Work of internationally-recognized American artist Gilbert Franklin opening at CI
“The Bridge at the End of the Road” art exhibit at CSU Channel Islands (CI)’s John Spoor Broome Library Gallery gets its name from a series of paintings the American artist Gilbert Franklin worked on for about 20 years.
Irina B. Costache, Ph.D., Professor of Art and co-curator of the show, considered the subject of these paintings a perfect metaphor for the internationally-known artist’s long and productive career.
“This is an artist who created pieces that speak to the entire journey of art,” Costache said. “Because that’s what it is: a journey. Art is always a road, but at the end there is a bridge, so there is really no end.”
The retrospective of Franklin’s works from 1945 to 1967 opens in the Broome Gallery on Oct. 14 and runs through Nov. 27 with an opening reception on Tuesday, Oct. 18, 5:30 to 7 p.m., which includes introductory remarks by Italian art historian Giovanna Giusti, Ph.D., Distinguished Scholar in Residence at CI this fall.
Franklin’s daughter, Nina Berson, co-curator of the show who will also speak at the reception, has fond memories around the bridge, which is on Cape Cod, where the family spent the summers.
“It’s a tidal road and at high tide, you can’t get to the bridge because the bridge is under water,” she said.
Berson, the only child of Gilbert and Joyce Franklin, had a rich childhood growing up on Rhode Island, regularly spending months in Rome, Italy, where Franklin was one of an elite group of artists and scholars accepted to the prestigious American Academy in Rome.
“He was in the first group of artists who came to study at the American Academy after World War II,” Costache said.
Franklin was the only American Academy fellow to bring his wife and daughter along with him to Rome. Berson remembers eating Italian food, learning the language, watching puppet shows in the park and attending the original Montessori School, Casa dei Bambini.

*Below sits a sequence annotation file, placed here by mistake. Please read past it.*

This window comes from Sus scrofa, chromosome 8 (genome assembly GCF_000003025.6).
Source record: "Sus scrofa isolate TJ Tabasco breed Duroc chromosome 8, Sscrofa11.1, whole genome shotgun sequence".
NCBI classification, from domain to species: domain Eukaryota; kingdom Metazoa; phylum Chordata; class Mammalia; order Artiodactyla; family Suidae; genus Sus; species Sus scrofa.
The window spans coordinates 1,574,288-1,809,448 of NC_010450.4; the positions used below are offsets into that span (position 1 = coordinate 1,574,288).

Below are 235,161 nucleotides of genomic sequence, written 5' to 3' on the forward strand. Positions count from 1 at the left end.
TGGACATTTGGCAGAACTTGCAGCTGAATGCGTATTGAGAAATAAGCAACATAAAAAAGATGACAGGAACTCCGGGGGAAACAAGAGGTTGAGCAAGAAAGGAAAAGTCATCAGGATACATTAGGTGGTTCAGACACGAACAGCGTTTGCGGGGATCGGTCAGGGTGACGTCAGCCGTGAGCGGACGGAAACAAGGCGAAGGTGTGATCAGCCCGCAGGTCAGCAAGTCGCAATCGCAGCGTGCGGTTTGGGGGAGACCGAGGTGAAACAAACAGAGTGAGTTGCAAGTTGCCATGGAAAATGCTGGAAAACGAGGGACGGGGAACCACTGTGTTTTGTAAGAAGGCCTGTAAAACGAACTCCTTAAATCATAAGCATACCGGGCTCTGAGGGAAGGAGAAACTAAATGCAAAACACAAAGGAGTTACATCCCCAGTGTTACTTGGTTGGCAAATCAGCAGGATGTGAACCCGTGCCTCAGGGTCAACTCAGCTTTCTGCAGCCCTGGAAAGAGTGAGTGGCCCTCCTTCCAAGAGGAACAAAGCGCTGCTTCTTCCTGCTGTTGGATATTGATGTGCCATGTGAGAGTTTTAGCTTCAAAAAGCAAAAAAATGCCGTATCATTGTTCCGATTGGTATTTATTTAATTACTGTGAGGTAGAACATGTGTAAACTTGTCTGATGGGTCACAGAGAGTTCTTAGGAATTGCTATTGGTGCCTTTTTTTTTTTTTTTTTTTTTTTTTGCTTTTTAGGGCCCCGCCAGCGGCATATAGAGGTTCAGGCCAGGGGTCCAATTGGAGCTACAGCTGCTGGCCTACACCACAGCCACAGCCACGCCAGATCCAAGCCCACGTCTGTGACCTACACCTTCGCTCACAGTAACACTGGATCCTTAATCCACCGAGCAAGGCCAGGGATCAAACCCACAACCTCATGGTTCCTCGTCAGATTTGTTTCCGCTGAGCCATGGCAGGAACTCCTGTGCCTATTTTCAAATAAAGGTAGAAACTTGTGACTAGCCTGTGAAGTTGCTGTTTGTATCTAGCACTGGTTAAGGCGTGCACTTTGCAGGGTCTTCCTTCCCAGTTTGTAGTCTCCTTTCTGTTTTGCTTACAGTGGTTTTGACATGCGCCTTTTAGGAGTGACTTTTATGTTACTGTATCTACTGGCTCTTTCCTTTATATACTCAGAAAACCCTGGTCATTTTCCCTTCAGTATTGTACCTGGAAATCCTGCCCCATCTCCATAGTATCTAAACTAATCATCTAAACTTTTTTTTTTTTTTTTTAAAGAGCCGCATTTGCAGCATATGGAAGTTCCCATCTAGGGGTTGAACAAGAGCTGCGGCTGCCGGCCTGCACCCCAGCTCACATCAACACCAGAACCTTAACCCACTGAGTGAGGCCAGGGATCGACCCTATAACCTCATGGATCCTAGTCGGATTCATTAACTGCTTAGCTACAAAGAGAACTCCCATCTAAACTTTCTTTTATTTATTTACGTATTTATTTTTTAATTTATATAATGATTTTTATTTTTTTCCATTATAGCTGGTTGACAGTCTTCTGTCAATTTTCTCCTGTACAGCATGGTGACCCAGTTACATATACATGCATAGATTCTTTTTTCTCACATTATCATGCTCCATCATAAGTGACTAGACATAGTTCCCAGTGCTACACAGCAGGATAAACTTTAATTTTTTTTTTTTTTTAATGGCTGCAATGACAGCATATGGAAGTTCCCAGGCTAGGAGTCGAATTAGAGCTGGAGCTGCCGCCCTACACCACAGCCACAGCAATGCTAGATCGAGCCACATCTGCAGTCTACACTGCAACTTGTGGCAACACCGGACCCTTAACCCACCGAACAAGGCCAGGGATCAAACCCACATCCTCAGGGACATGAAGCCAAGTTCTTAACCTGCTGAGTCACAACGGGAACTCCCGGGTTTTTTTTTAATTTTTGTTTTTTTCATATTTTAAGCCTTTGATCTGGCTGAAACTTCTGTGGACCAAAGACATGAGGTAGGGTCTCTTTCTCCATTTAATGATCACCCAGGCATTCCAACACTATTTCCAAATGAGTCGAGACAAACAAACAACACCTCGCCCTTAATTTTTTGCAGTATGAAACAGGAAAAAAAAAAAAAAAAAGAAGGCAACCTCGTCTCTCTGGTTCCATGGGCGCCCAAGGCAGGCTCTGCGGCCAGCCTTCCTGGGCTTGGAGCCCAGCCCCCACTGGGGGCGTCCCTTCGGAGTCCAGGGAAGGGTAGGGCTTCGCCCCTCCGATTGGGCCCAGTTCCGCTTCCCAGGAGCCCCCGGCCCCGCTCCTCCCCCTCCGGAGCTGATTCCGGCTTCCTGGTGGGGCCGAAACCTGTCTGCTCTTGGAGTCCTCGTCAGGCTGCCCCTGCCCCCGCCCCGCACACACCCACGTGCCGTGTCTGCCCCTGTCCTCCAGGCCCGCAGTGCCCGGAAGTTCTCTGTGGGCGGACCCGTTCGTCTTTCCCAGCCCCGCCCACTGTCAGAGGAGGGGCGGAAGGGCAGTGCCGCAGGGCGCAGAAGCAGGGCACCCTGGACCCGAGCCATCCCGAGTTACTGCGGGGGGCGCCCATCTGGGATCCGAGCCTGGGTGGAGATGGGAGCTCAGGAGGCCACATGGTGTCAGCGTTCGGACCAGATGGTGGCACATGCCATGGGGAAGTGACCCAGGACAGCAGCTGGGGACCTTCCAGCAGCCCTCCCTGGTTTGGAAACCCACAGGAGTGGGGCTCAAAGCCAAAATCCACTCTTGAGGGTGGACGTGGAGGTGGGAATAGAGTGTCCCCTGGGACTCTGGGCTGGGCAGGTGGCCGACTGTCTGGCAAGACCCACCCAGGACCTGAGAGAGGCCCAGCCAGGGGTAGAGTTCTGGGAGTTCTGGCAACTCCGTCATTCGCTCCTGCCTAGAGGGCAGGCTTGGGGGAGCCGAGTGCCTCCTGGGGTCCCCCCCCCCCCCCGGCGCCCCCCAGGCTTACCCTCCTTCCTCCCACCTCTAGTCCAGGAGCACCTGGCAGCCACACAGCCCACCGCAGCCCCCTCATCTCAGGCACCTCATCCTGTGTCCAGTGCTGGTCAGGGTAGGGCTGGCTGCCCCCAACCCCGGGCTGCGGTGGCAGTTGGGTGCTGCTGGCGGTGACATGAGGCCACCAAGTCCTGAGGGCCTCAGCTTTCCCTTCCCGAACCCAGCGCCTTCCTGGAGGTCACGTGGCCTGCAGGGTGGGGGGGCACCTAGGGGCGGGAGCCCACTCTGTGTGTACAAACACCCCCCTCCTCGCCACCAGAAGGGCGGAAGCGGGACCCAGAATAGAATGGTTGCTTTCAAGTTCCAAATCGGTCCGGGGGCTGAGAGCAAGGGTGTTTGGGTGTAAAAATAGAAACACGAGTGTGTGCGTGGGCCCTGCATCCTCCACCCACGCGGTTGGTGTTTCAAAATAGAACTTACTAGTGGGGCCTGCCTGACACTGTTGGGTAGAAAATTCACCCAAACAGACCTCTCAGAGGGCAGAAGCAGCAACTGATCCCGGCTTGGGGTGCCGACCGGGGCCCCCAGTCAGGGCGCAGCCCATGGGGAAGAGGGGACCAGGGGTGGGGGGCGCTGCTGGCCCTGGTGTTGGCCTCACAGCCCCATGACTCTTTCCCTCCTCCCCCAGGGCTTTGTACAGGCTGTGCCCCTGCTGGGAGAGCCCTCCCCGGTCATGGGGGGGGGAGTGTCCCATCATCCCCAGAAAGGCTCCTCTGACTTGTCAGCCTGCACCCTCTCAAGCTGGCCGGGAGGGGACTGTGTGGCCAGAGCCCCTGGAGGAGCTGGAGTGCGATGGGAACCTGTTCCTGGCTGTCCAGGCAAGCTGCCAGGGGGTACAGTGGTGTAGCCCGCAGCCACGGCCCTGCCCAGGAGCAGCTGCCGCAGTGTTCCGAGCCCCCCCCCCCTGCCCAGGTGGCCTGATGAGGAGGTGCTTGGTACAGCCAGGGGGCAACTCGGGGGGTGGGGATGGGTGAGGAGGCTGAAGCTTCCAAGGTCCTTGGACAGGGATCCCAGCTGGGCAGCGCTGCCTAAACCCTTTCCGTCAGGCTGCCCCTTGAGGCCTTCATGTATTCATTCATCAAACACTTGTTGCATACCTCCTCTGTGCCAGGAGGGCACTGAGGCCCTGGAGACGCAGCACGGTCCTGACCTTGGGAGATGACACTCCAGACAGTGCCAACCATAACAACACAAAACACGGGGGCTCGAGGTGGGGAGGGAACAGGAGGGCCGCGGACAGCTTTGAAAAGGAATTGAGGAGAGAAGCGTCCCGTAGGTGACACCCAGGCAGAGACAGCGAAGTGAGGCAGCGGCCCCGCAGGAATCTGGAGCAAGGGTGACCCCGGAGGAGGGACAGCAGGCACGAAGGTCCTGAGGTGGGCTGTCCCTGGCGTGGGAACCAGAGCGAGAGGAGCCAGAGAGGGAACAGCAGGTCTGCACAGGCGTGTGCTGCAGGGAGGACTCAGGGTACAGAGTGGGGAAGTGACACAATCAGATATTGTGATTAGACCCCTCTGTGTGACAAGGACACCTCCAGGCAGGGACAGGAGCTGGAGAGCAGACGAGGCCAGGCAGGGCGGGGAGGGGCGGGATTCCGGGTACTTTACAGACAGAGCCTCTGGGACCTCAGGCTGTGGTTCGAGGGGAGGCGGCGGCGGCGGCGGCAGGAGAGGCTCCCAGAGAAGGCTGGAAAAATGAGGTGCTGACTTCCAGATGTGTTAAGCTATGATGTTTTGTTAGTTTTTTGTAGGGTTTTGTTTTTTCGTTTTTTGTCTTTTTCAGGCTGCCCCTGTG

His time in Rome exchanging ideas with fellow artists made a lasting impression on Franklin. In Rome and in Rhode Island, Franklin was prolific, creating bronze sculptures, wooden figurines, paintings, and notebook-sized sketches, to name a few examples of his work. The human form, both stylized and realistic, is a recurring theme in his work.
“The play with textures and materials, a key element of Franklin’s sculptural work, is subtly and effectively echoed in paintings and drawings where earth tones are juxtaposed with strong outlines,” Costache said.
Berson and her dad were close, spending hours together at work and play.
“He was a bear of a guy. Very warm, and I adored him,” Berson said. “I was in the studio with him and he took me fishing.”
After his death from cancer in 2004, Berson, a professional art historian, began cataloguing his work and showing it around the country. The CI exhibit is the first retrospective ever on the West Coast.
“He left me with 10 loose leaf binders of slides. I said ‘Dad, these aren’t labeled or dated’, and he said ‘That’s your job. You’re an art historian,” Berson remembers.
Berson’s labor of love has taken 10 years so far, and continues, but she knows her father’s legacy is well worth it.
Part II of the exhibit will feature Franklin’s works from 1968 to 2004 and will open on Nov. 1 and run through Jan. 28, 2017 at the Jose Drudis-Biada Art Gallery on the Chalon campus of Mount Saint Mary’s University in Los Angeles.
About California State University Channel Islands
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